Creative learning walks in schools
- Schools share expertise in creative and cultural provision
- Insight gained into how schools incorporate cultural learning within the school environment
- Cultural Partners better understand how they can collaborate with schools and add value
What were your reasons for doing this development work?
As part of the development of learning exchange opportunities for school and cultural partners in the Camden Cultural Commissioning Model, we wanted to facilitate better access to schools with a commitment to high standards of arts and cultural provision in order to:
- Enable cultural partners to gain insight and understanding of school facilities and resources
- Share best practice around incorporating creativity into curricula
- Support successful collaborations between the education and cultural sectors
Learning walks focus on how schools incorporate creative and cultural activities across the curriculum.
Who were the identified target learners?
Ultimately, pupils in schools collaborating with cultural organisations.
What were your success criteria?
- Participants wee positive about the value of the Learning Walks.
- Participants reported gaining new knowledge and making new connections.
What did you do? (What success criteria did you use?)
Learning walks were developed as an opportunity for school and cultural organisations in the Camden Cultural Commissioning Model to exchange ideas, open up access to the school environment and share best practice. Through learning walks, schools with a commitment to high standards of arts and cultural provision have been able to share their expertise and best practice with school and cultural partners, facilitating school on school learning as well as knowledge exchange between the education and cultural sectors.
In the 2013/14 academic year, two learning walks were delivered in Swiss Cottage School and Torriano Junior School. Thirteen partners attended the first 2 learning walk sessions.
Two further walks took place 2014/15 at Swiss Cottaqe School, and Gospel Oak School.
- Partner schools, creative organisations and local authority officers are invited to attend a Learning Walk at a school.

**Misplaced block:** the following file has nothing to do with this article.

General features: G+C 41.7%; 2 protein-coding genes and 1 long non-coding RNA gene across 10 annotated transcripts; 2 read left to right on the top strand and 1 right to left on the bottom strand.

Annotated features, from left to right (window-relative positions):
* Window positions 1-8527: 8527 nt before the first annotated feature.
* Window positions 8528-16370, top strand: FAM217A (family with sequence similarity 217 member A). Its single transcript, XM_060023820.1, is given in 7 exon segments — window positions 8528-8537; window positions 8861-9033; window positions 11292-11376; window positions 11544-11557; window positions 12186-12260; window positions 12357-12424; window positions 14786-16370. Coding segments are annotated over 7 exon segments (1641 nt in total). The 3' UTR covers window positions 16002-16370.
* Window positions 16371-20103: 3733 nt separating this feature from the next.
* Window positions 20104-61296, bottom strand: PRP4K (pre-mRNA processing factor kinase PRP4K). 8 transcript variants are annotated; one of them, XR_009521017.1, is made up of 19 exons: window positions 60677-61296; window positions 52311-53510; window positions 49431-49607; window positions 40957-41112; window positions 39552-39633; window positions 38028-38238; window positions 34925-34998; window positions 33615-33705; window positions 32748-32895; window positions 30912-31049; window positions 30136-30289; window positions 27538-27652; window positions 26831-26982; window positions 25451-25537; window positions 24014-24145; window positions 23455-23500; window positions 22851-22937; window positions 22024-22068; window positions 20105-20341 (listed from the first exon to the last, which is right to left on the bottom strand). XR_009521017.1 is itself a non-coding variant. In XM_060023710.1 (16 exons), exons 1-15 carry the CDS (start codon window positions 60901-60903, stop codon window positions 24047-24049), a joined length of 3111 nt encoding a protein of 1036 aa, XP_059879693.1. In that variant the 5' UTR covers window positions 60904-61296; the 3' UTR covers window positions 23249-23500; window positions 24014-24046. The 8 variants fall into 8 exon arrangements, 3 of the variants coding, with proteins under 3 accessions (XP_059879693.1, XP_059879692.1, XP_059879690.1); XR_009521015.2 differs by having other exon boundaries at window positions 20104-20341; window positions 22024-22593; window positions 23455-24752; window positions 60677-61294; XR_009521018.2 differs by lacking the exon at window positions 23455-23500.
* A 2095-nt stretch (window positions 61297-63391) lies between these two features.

- The focus of the learning walks is on cultural provision within the school environment – as determined by the host school. Learning walks are very informal and friendly opportunities for schools to open their doors and share with other school and cultural partners.
- Learning Walk sessions are booked in 2 hour slots, for 5-10 participants.
- Introduction to the school’s priorities and an overview of the school’s approach to arts and cultural engagement
- Tours of classrooms and facilities including discussions with teachers and students
- Q&A session
What specific teaching resources did you use?
- Time: the school arranges time for visit and partners are invited.
- Teacher(s) available to welcome visitors, provide introduction to school, lead walk around facilities, and answer questions.
- Students and Teacher(s) are available for visitors to speak with during walk / visit to classrooms and facilities.
Outcomes and Impact
What has been the impact on pupil learning and teaching?
A total of nine cultural partners, two school partners and one local authority partner participated in the two walks. Participants were enthusiastic about the value of the learning walks as a way of sharing knowledge and best practices and the connections they were able to take away from the sessions.
The impact on pupil learning is a long-term aim.
Evidence of impact on pupil learning and teaching/leadership
Comments include the following:
“I found it most inspiring to learn how adventurous and critically engaged the school is about high quality learning and educational rights.”
“Seeing the displays and hearing about what has taken place was inspiring, as were the very engaging children.”
“Seeing the students at work in their classrooms was very useful as it gave me a context for what they are used to when they visit the Museum and what I can provide which is the same and what I can offer which forms a contrast to their classroom learning.”
Will be evidenced in other case studies of the Cultural Commissioning Model (see Related case studies)